Simple changes complicate bill Use of words 'may' and 'shall' create issue in immigration measure

By Bobby Harrison/NEMS Daily Journal Jackson Bureau

JACKSON – Late on a Wednesday night in March, as the state House worked to meet a key deadline, Rep. Becky Currie, R-Brookhaven, offered a simple amendment to replace the word “may” with “shall” in three separate places in a bill aimed at combating undocumented immigration to Mississippi.
Judiciary B Chair Andy Gipson, R-Braxton, stood on the House floor to tell fellow members he did not oppose Curry’s amendment that went on to pass 64-54, with Gipson voting for it. As chair of the Judiciary Committee that produced the legislation, if Gipson had raised opposition it would have diminished the amendment’s chance of passing.
But the passage of the amendment changing “may” to “shall” in three paragraphs in an 18-page bill ensured that the local law enforcement community would oppose the legislation. That opposition, combined with opposition from business and agriculture groups, eventually led to the defeat of the immigration legislation in the Senate.
Last week, Gipson – looking to try again during the 2013 session to pass legislation to curb undocumented immigration to the state – held a hearing on the issue. During the hearing, he confirmed that because of conversations with law enforcement groups, the bill – before Currie’s amendment – had said that law officers may check the immigration status when making an arrest instead of “shall” check.
Ken Winter, executive director of the Mississippi Association of Chiefs of Police, a University of Mississippi instructor and former Indianola police chief, said Gov. Phil Bryant also had signed off on using the word “may” instead of “shall.”
Winter said the word “may” was important because “law enforcement needs to maintain a certain degree of discretion because of so many different scenarios they will be faced with.” What would law enforcement do if it stopped a car with multiple passengers – some undocumented, some small children?
While local law enforcement leaders also are concerned about the costs to their agencies of enforcing the legislation, they say using “may” instead of “shall” alleviates many of their worries.
But if the word “may” is used, does the legislation make any significant changes to what local law enforcement already is doing?
Yes and no, Winter said.
Earlier this summer, the U.S. Supreme Court struck down most of the Arizona law that was the first effort by a state to deal with the controversial issue of immigration. The Supreme Court ruled that the enforcement of immigration law was the responsibility of federal, not state, officials. States, for instance, could not levy their own penalties on undocumented immigrants.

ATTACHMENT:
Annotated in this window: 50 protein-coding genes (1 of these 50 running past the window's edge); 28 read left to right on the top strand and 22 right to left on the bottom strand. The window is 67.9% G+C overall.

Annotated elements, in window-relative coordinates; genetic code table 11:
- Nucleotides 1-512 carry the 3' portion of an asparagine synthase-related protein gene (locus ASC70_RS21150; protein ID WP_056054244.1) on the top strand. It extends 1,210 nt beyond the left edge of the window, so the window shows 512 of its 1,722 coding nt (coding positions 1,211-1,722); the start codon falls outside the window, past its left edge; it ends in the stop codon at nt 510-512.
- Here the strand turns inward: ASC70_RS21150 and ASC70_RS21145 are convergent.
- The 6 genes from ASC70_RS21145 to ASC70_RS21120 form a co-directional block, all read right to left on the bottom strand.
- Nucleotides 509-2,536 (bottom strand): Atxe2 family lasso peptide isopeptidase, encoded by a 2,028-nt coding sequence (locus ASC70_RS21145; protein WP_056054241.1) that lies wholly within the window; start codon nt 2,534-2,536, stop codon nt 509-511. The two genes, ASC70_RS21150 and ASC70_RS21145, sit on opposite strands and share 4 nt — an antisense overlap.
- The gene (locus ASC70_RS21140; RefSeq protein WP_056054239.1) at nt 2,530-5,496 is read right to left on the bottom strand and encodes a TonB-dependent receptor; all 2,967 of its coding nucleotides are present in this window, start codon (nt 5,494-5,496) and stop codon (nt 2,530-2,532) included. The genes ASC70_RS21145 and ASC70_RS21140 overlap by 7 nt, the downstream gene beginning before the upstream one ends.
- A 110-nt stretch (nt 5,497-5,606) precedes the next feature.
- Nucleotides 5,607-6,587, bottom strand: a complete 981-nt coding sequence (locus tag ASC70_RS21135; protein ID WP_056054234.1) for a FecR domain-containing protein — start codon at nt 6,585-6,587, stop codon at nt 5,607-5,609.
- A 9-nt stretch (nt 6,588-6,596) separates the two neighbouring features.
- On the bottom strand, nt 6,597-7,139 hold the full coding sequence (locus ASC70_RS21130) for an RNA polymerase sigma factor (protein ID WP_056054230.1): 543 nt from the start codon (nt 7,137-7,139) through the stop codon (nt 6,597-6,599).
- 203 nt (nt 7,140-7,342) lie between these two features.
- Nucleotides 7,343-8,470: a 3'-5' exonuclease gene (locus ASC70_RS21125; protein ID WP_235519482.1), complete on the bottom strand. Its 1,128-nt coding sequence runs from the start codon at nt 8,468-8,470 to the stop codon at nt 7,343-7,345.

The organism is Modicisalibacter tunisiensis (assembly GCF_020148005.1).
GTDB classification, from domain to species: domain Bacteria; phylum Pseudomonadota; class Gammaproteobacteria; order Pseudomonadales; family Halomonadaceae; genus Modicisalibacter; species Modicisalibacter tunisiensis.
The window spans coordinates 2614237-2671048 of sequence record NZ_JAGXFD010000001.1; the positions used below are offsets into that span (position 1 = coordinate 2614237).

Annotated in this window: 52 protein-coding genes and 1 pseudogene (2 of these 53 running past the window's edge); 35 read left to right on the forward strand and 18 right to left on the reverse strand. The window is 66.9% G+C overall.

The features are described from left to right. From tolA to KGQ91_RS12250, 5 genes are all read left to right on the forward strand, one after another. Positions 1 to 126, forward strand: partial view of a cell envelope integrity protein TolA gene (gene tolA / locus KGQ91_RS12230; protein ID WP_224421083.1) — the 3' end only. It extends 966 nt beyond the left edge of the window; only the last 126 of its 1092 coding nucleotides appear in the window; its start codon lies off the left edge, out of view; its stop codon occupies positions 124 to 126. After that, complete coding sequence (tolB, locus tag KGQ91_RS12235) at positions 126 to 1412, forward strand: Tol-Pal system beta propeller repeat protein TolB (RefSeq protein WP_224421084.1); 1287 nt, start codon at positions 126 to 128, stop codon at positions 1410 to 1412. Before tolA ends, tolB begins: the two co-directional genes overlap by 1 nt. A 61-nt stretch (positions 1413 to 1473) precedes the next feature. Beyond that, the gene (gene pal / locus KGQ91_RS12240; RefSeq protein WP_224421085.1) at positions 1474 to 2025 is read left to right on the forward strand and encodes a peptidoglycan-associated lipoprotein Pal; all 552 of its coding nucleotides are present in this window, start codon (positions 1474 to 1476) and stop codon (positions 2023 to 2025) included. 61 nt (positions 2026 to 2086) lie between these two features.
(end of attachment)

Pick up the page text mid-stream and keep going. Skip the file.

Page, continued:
But the Court did not throw out “the papers, please” provision of the Arizona law requiring law enforcement to check immigration status of someone suspected of being in the country improperly when making an arrest or a stop. But the Court did say that it might look at that provision later on when it was being enforced to ensure that the local law officers were not violating anyone’s constitutional rights in carrying out that provision.
Pepper Crutcher, a Jackson attorney who works on immigration issues, explained the Court said a law officer had permission “to stop someone long enough to check” on immigration status. “The question is how long is too long?” Crutcher predicted that “how long is too long” will be decided by future litigation.
Gipson was quick to point out his legislation dealt with law enforcement checking immigration status only when making an arrest – not during a stop or a detention.
Winter and other law officers said when making an arrest, if a person does not have some type of identification or if they believe the person might be an undocumented immigrant, they already check for immigration status.
Winter said during his 35 years in law enforcement he found that when an undocumented immigrant is detained, that sometimes the federal Immigration and Customs Enforcement Agency sends someone to pick up the foreigner – but often, if the person has not committed a serious offense, federal officials say they are not interested.
When dealing with an estimated 11 million undocumented immigrants, ICE officials have said they cannot address every issue.
Law officers question what would happen under the Mississippi law if it says they “shall” check for immigration status, but ICE officials said they were not going to pick up the person.
Would local law enforcement have to hold the person indefinitely?
Gipson indicated that the simple words “shall” or “may” might need to be revisited in the bill that is introduced during the 2013 session.

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